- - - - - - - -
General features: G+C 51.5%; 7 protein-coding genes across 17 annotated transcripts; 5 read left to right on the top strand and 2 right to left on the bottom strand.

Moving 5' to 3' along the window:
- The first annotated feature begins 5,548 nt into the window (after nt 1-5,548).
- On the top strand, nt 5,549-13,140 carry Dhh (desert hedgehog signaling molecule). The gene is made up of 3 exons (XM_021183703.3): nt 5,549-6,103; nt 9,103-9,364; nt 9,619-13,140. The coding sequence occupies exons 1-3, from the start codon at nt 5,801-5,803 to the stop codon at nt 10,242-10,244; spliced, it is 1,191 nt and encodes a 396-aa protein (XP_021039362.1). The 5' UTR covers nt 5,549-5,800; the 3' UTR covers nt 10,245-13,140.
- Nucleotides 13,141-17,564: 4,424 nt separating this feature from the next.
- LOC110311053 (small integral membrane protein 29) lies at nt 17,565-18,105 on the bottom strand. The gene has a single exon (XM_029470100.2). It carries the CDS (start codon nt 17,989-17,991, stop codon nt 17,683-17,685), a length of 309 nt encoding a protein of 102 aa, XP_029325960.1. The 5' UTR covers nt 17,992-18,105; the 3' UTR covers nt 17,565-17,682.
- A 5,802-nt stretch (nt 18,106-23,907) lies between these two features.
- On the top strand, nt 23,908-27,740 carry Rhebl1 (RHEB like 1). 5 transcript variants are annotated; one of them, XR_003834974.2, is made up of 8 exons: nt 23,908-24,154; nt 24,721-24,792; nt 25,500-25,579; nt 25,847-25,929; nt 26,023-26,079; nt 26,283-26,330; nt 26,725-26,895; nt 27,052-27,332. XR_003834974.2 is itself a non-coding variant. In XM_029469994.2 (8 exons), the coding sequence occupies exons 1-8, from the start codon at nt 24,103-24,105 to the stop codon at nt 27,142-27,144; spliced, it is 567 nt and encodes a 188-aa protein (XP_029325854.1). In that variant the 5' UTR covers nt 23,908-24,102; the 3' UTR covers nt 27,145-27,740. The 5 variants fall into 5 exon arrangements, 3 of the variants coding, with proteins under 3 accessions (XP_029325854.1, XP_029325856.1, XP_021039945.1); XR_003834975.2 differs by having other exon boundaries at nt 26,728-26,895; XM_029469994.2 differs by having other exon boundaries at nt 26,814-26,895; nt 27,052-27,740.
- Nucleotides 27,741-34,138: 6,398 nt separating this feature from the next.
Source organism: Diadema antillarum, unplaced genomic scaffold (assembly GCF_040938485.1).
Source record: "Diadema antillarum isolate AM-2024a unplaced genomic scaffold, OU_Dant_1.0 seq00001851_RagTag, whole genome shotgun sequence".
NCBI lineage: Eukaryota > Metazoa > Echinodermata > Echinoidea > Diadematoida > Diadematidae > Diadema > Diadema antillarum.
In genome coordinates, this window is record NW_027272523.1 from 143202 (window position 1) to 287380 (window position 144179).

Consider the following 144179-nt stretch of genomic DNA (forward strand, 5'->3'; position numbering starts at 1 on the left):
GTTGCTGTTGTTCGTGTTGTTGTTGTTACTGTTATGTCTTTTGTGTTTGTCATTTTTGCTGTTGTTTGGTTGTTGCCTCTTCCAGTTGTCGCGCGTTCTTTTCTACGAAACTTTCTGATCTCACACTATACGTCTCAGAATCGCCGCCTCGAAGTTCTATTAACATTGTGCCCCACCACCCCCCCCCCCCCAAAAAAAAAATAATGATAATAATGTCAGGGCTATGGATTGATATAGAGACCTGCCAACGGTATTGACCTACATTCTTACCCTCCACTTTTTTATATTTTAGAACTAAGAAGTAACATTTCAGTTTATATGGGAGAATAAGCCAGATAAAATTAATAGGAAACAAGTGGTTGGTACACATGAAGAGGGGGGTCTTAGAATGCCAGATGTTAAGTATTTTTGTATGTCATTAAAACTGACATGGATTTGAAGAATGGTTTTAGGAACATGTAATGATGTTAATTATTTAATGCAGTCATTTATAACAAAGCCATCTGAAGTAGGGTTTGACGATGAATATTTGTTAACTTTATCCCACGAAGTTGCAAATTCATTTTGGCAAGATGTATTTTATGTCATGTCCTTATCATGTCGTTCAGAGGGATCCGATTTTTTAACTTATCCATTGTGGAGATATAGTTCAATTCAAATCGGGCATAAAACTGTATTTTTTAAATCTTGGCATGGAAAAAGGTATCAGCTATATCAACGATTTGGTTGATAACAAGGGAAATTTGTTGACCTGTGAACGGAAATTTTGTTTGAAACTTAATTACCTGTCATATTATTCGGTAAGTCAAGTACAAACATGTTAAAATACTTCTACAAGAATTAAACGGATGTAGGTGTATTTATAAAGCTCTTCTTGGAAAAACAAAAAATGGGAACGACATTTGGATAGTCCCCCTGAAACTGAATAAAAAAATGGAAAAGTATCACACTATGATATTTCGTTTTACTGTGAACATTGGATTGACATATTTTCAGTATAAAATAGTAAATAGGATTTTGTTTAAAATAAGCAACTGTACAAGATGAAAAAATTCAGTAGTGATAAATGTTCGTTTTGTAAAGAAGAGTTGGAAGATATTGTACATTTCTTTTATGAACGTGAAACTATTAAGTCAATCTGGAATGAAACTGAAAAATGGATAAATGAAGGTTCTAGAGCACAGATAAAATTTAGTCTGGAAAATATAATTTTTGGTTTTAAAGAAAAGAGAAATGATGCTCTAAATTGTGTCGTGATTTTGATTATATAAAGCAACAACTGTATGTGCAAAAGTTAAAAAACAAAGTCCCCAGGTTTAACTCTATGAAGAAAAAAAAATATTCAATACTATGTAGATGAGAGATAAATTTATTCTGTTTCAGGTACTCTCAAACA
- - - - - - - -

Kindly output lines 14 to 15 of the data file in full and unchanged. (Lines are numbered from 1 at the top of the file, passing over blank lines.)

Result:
Consider the following 144179-nt stretch of genomic DNA (forward strand, 5'->3'; position numbering starts at 1 on the left):
GTTGCTGTTGTTCGTGTTGTTGTTGTTACTGTTATGTCTTTTGTGTTTGTCATTTTTGCTGTTGTTTGGTTGTTGCCTCTTCCAGTTGTCGCGCGTTCTTTTCTACGAAACTTTCTGATCTCACACTATACGTCTCAGAATCGCCGCCTCGAAGTTCTATTAACATTGTGCCCCACCACCCCCCCCCCCCCAAAAAAAAAATAATGATAATAATGTCAGGGCTATGGATTGATATAGAGACCTGCCAACGGTATTGACCTACATTCTTACCCTCCACTTTTTTATATTTTAGAACTAAGAAGTAACATTTCAGTTTATATGGGAGAATAAGCCAGATAAAATTAATAGGAAACAAGTGGTTGGTACACATGAAGAGGGGGGTCTTAGAATGCCAGATGTTAAGTATTTTTGTATGTCATTAAAACTGACATGGATTTGAAGAATGGTTTTAGGAACATGTAATGATGTTAATTATTTAATGCAGTCATTTATAACAAAGCCATCTGAAGTAGGGTTTGACGATGAATATTTGTTAACTTTATCCCACGAAGTTGCAAATTCATTTTGGCAAGATGTATTTTATGTCATGTCCTTATCATGTCGTTCAGAGGGATCCGATTTTTTAACTTATCCATTGTGGAGATATAGTTCAATTCAAATCGGGCATAAAACTGTATTTTTTAAATCTTGGCATGGAAAAAGGTATCAGCTATATCAACGATTTGGTTGATAACAAGGGAAATTTGTTGACCTGTGAACGGAAATTTTGTTTGAAACTTAATTACCTGTCATATTATTCGGTAAGTCAAGTACAAACATGTTAAAATACTTCTACAAGAATTAAACGGATGTAGGTGTATTTATAAAGCTCTTCTTGGAAAAACAAAAAATGGGAACGACATTTGGATAGTCCCCCTGAAACTGAATAAAAAAATGGAAAAGTATCACACTATGATATTTCGTTTTACTGTGAACATTGGATTGACATATTTTCAGTATAAAATAGTAAATAGGATTTTGTTTAAAATAAGCAACTGTACAAGATGAAAAAATTCAGTAGTGATAAATGTTCGTTTTGTAAAGAAGAGTTGGAAGATATTGTACATTTCTTTTATGAACGTGAAACTATTAAGTCAATCTGGAATGAAACTGAAAAATGGATAAATGAAGGTTCTAGAGCACAGATAAAATTTAGTCTGGAAAATATAATTTTTGGTTTTAAAGAAAAGAGAAATGATGCTCTAAATTGTGTCGTGATTTTGATTATATAAAGCAACAACTGTATGTGCAAAAGTTAAAAAACAAAGTCCCCAGGTTTAACTCTATGAAGAAAAAAAAATATTCAATACTATGTAGATGAGAGATAAATTTATTCTGTTTCAGGTACTCTCAAACA